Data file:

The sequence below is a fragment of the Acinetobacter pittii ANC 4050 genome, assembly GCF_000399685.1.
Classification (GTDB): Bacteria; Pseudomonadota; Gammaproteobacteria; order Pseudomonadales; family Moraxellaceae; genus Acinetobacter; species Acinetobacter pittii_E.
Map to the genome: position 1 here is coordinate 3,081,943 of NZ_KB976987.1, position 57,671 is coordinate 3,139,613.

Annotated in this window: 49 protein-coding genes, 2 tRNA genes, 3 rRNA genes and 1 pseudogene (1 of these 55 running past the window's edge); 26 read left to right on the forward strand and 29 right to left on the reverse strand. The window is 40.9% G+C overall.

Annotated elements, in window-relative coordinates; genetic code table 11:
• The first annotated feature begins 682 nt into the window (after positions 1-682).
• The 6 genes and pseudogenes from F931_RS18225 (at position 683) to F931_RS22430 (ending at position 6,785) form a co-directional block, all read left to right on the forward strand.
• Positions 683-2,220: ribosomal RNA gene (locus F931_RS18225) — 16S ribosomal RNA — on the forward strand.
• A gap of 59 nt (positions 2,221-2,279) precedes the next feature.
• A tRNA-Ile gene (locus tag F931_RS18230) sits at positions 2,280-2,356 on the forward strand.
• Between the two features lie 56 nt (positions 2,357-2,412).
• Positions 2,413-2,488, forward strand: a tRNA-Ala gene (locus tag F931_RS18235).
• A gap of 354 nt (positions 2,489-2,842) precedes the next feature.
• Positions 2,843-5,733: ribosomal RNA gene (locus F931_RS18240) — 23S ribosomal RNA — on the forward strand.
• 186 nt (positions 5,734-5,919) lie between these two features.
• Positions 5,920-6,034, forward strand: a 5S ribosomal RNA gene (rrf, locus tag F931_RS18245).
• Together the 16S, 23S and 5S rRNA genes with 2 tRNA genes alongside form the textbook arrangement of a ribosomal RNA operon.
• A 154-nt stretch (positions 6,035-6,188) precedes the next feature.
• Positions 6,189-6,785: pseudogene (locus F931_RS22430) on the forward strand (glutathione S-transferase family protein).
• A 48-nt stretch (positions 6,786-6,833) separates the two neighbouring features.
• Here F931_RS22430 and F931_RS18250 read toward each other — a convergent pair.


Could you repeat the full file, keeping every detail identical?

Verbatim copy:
The sequence below is a fragment of the Acinetobacter pittii ANC 4050 genome, assembly GCF_000399685.1.
Classification (GTDB): Bacteria; Pseudomonadota; Gammaproteobacteria; order Pseudomonadales; family Moraxellaceae; genus Acinetobacter; species Acinetobacter pittii_E.
Map to the genome: position 1 here is coordinate 3,081,943 of NZ_KB976987.1, position 57,671 is coordinate 3,139,613.

Annotated in this window: 49 protein-coding genes, 2 tRNA genes, 3 rRNA genes and 1 pseudogene (1 of these 55 running past the window's edge); 26 read left to right on the forward strand and 29 right to left on the reverse strand. The window is 40.9% G+C overall.

Annotated elements, in window-relative coordinates; genetic code table 11:
• The first annotated feature begins 682 nt into the window (after positions 1-682).
• The 6 genes and pseudogenes from F931_RS18225 (at position 683) to F931_RS22430 (ending at position 6,785) form a co-directional block, all read left to right on the forward strand.
• Positions 683-2,220: ribosomal RNA gene (locus F931_RS18225) — 16S ribosomal RNA — on the forward strand.
• A gap of 59 nt (positions 2,221-2,279) precedes the next feature.
• A tRNA-Ile gene (locus tag F931_RS18230) sits at positions 2,280-2,356 on the forward strand.
• Between the two features lie 56 nt (positions 2,357-2,412).
• Positions 2,413-2,488, forward strand: a tRNA-Ala gene (locus tag F931_RS18235).
• A gap of 354 nt (positions 2,489-2,842) precedes the next feature.
• Positions 2,843-5,733: ribosomal RNA gene (locus F931_RS18240) — 23S ribosomal RNA — on the forward strand.
• 186 nt (positions 5,734-5,919) lie between these two features.
• Positions 5,920-6,034, forward strand: a 5S ribosomal RNA gene (rrf, locus tag F931_RS18245).
• Together the 16S, 23S and 5S rRNA genes with 2 tRNA genes alongside form the textbook arrangement of a ribosomal RNA operon.
• A 154-nt stretch (positions 6,035-6,188) precedes the next feature.
• Positions 6,189-6,785: pseudogene (locus F931_RS22430) on the forward strand (glutathione S-transferase family protein).
• A 48-nt stretch (positions 6,786-6,833) separates the two neighbouring features.
• Here F931_RS22430 and F931_RS18250 read toward each other — a convergent pair.